More Signs Of Decline In Delco — Here are some more signs of decline in Delaware County, Pa. The below images are from SEPTA’s Route 101 Springfield Road trolley stop in Springfield taken this morning, Aug. 7.
Under the impression that a broken window left unfixed leads to more serious problems, residents begin to change the way they see their community. In an attempt to stay safe, a cohesive community starts to fall apart, as individuals start to spend less time in communal space to avoid potential violent attacks by strangers. The slow deterioration of a community, as a result of broken windows, modifies the way people behave when it comes to their communal space, which, in turn, breaks down community control. As rowdy teenagers, panhandlers, addicts, and prostitutes slowly make their way into a community, it signifies that the community cannot assert informal social control, and citizens become afraid that worse things will happen. As a result, they spend less time in the streets to avoid these subjects and feel less and less connected from their community, if the problems persist.
SEPTA Strip Tree Removal At Springfield Road Station — The old oaks and evergreens along with not-so-old cherry trees have been removed from the Rolling Road green buffer strip along the Route 101 trolly line at the Springfield Road station in Springfield, Pa.
One of the workmen said the plan is to put in a parking lot. He was a nice guy. He offered me the wood and I took a big chunk of oak.
SEPTA Eagles Parade Schedule — SEPTA has announced significant adjustments for service on Thursday (Feb. 8) for the Eagles Super Bowl Parade, according to State Rep. Alex Charlton (R-165). Free rides will be offered on the Market-Frankford and Broad Street lines, but service will be limited to select stops.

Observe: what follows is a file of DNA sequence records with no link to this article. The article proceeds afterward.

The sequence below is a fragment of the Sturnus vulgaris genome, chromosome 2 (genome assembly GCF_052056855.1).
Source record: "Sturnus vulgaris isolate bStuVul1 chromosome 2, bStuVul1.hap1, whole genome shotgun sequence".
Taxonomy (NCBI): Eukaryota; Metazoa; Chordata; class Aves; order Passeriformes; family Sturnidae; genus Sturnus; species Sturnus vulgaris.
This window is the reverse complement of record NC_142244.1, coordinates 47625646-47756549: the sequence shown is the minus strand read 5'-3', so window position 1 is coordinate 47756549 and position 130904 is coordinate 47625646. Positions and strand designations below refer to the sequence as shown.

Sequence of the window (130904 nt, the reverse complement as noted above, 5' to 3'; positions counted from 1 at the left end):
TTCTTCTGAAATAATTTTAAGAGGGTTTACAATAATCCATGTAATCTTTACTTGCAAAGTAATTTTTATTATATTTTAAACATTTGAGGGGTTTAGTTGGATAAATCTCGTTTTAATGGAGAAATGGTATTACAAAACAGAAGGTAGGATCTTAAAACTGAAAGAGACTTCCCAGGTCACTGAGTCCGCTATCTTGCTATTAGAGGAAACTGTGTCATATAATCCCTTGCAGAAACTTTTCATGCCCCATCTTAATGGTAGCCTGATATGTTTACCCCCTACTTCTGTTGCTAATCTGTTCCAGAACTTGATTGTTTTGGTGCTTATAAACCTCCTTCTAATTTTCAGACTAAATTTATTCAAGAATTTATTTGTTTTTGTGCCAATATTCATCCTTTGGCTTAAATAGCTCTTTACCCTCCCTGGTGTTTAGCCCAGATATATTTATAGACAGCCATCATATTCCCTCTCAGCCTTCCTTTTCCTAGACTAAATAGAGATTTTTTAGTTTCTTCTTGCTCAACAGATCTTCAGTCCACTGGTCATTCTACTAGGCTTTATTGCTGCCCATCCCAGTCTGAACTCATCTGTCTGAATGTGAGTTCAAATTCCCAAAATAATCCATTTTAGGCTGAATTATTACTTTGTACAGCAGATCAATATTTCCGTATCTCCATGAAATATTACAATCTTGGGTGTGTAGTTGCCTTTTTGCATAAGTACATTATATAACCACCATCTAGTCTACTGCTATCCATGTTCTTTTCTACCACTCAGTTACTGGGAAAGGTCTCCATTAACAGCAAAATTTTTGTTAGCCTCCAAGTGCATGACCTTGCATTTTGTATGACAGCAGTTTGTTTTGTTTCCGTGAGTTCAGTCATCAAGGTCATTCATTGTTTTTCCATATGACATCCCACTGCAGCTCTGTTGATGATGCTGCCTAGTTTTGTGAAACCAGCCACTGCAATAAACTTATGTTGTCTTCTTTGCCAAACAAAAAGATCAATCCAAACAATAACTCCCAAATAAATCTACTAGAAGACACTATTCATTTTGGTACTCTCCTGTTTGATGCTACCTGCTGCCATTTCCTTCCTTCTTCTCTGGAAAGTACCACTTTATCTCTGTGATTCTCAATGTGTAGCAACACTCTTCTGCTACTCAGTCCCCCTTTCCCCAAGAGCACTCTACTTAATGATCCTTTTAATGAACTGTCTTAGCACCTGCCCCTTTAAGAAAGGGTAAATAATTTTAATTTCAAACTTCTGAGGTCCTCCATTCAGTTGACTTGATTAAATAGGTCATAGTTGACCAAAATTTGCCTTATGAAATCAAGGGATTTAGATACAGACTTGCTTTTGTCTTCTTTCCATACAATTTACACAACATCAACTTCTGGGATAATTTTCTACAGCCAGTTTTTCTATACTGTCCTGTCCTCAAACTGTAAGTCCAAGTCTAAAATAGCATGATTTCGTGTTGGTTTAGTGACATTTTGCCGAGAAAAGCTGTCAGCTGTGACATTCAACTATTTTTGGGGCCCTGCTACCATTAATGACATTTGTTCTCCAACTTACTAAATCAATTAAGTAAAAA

Regional Rail will board only at select stations and will service only select stations in Center City. Customers MUST have either a Weekly or Monthly TrailPass, an Independence Pass, or a pre-purchased senior/reduced fare ticket. Discounted Independence Passes will go on sale today (Feb. 6) for $10.
There are a lot better, cheaper and less disruptive ways of increasing the ridership and utility of the Philadelphia area’s transportation system.
Way back when the Philadelphia area’s bus and trolley lines were run by private business, transfers were free. Why? The guys running things understood they would get more riders (and ultimately money) by doing this. They understood that transferring from a busy line to another wasn’t costing them anything as the other had to run anyway and the less the consumer cost the more use the busy line would get.
SEPTA now is a tax-funded bureaucracy. Nobody in management is going to lose his job if the bureau doesn’t make a profit. Further there is no incentive to increase ridership. In fact, there is a disincentive as more riders mean more aggravation and the ones running things are going to be paid the same whatever.
So the point for the taxpayer is, instead of dumping money into what will be a money losing venture, why not bring back free transfers? Public transportation use might very well increase as much if not more than by building this thing and without the tax hit and construction annoyance.